Wednesday, March 18, 2009

From Michael Thompson: A strategy to help boys do their best homework

"One of the most common complaints that parents have about their sons is that they rush through their homework and are careless about their school work I get a lot of questions about this tendency. Since this problem is seen so frequently in boys, you need to know that your son is perfectly normal. However, in order to know how to help a boy persevere in an unpleasant task, we have to try to understand it from a boy point of view.

While there are boys who are conscientious about homework right from the start, many, many boys regard homework as something illegitimate, burdensome and pointless. They feel that they have sat in school all day listening to adults talk; they have done their best to sit still and follow school rules. It has been hard for them because the average boy tends to be more physically restless and impulsive than girls. So, the idea that they have to come home and sit down to do work again is simply unacceptable, even unbearable to them. Boys talk among themselves and support each other in their resistance to homework. They will say, "Homework is stupid!" and, "I hate homework!"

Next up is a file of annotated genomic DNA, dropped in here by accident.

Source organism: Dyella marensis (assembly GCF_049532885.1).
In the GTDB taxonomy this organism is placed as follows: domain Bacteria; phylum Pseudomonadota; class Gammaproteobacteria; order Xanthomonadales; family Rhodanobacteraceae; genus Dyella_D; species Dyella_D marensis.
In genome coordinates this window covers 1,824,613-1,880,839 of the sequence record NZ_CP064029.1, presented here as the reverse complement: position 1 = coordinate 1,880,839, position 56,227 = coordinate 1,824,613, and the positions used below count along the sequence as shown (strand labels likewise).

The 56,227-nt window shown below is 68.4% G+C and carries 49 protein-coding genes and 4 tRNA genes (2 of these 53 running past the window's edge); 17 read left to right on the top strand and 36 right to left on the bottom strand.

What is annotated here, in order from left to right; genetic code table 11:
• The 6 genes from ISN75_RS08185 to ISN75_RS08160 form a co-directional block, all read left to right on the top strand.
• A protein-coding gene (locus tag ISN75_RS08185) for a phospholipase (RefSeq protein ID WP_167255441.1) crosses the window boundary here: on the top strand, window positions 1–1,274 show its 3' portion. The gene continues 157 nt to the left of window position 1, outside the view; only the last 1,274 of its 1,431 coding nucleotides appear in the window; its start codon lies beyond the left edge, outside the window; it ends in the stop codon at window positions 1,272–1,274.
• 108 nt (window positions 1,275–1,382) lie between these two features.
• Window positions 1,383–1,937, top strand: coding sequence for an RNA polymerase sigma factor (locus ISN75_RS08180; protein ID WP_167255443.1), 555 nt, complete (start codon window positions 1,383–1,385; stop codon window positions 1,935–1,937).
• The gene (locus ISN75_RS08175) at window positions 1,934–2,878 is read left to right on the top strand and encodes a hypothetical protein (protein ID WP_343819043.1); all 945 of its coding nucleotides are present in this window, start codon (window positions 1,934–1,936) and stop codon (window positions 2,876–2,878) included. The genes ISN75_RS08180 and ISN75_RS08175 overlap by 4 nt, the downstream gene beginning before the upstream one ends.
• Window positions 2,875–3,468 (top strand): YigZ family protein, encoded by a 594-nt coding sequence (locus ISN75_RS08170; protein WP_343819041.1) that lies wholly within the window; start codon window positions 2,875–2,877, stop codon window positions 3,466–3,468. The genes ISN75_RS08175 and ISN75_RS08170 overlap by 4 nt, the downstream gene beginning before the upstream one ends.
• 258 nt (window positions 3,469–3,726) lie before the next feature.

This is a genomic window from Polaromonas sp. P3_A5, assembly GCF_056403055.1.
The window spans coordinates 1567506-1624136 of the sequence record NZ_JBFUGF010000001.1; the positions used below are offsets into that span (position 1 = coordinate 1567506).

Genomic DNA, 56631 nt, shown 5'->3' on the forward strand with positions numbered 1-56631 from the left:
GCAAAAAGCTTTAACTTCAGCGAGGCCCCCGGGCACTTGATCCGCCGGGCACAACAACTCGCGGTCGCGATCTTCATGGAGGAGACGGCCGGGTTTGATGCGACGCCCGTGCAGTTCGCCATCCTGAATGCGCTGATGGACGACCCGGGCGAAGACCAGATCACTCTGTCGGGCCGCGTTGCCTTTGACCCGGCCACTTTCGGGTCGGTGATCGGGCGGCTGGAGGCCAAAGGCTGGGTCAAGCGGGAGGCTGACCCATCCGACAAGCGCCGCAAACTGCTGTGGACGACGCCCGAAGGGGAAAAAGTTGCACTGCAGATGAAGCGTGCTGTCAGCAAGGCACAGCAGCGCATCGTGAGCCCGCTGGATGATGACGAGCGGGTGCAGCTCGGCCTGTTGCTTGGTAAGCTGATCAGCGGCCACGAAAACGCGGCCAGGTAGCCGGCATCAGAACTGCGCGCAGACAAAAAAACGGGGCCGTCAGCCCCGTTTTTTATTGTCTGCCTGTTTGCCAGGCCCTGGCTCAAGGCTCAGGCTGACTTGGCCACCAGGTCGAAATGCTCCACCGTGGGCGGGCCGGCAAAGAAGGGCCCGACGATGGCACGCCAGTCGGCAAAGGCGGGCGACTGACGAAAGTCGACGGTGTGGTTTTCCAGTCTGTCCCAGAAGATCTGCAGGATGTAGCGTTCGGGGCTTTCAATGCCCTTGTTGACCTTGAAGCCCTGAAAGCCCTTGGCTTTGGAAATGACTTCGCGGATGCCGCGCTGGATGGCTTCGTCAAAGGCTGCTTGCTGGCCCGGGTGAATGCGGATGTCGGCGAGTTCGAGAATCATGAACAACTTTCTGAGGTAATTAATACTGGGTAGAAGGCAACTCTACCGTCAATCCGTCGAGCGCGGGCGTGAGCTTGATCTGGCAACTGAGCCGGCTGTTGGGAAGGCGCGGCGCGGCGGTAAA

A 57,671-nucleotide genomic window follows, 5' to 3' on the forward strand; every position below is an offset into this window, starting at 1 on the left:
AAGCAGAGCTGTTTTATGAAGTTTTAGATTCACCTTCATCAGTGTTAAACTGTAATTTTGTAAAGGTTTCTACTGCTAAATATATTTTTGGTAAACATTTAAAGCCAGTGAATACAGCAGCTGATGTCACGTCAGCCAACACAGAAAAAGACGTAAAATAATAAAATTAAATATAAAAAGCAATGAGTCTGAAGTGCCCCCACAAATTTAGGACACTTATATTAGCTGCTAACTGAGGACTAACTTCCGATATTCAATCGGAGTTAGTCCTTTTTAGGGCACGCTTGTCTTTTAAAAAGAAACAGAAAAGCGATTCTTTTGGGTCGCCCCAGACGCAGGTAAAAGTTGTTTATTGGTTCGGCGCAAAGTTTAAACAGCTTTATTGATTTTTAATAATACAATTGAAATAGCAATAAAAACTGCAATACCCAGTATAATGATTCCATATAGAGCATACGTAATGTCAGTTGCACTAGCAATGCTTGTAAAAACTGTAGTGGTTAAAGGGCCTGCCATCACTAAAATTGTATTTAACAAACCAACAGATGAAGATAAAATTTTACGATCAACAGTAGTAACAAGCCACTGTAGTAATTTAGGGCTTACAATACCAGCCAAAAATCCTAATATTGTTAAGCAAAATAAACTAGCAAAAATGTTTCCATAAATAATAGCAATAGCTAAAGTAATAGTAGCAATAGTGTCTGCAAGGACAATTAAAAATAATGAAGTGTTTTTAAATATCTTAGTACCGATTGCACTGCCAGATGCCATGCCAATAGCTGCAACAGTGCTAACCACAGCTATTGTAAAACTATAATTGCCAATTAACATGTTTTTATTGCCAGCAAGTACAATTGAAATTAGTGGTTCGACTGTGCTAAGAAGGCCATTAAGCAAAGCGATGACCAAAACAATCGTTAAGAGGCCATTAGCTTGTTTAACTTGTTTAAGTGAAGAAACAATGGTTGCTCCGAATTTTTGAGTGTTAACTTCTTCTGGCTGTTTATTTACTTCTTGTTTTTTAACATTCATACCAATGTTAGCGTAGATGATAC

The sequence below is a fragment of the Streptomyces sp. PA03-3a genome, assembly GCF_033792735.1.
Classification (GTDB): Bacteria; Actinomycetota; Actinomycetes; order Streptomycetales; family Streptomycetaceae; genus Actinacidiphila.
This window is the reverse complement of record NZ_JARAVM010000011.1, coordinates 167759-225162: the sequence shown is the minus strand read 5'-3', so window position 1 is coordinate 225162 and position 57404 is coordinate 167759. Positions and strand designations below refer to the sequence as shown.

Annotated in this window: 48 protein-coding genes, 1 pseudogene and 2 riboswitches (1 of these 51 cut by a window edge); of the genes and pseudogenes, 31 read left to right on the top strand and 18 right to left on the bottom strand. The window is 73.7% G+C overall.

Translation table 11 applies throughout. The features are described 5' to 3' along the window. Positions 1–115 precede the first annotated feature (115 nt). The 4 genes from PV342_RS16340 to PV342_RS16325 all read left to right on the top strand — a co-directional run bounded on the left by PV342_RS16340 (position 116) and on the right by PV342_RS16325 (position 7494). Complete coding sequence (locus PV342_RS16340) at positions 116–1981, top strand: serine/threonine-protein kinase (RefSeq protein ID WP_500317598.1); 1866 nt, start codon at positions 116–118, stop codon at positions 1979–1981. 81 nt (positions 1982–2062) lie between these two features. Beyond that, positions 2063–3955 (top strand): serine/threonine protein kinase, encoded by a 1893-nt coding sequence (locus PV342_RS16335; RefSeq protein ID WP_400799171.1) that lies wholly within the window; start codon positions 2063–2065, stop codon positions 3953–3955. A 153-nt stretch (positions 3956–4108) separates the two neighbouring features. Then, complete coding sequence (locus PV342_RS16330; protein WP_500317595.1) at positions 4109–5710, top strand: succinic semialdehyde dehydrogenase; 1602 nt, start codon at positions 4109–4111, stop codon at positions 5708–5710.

When your son comes home to a house filled with fun things to do, like television or video games or playing with friends in the neighborhood, his approach to homework is almost certainly to get it over with as soon as possible so that he can turn to something more fun. He believes he is doing heroics just to do his homework in the first place. You are asking him to CARE ABOUT IT, and that's something he's unwilling to do. You may never be able to persuade him that homework is important and necessary, but you can create a structure in the household that will help him to do get it done right. You do that by paying more attention to him when he is doing his homework.

I suggest that you create a "study hall" atmosphere in the house for about forty-five minutes to an hour each night. That means no television (not for mom, not for dad), no video games, no music. After dinner, for example, you need to clear the table and sit down with him and his younger brother or sister, if he has siblings. Tell them that this is homework time and you are there to be of help, if they need you. Ask some organizing questions, "What's been assigned?" or "How long do you think this will take?" Just be a steady, calming presence. You should have something for you to read or otherwise occupy you-perhaps a newspaper, or paying the bills. Do not, however, talk on the phone or clean the kitchen. You should be doing the same thing he is doing: reading or writing Occasionally, just look up and watch his work rate and ask, "Do you have any questions?" or "How is it going?" or "Try to do your best work."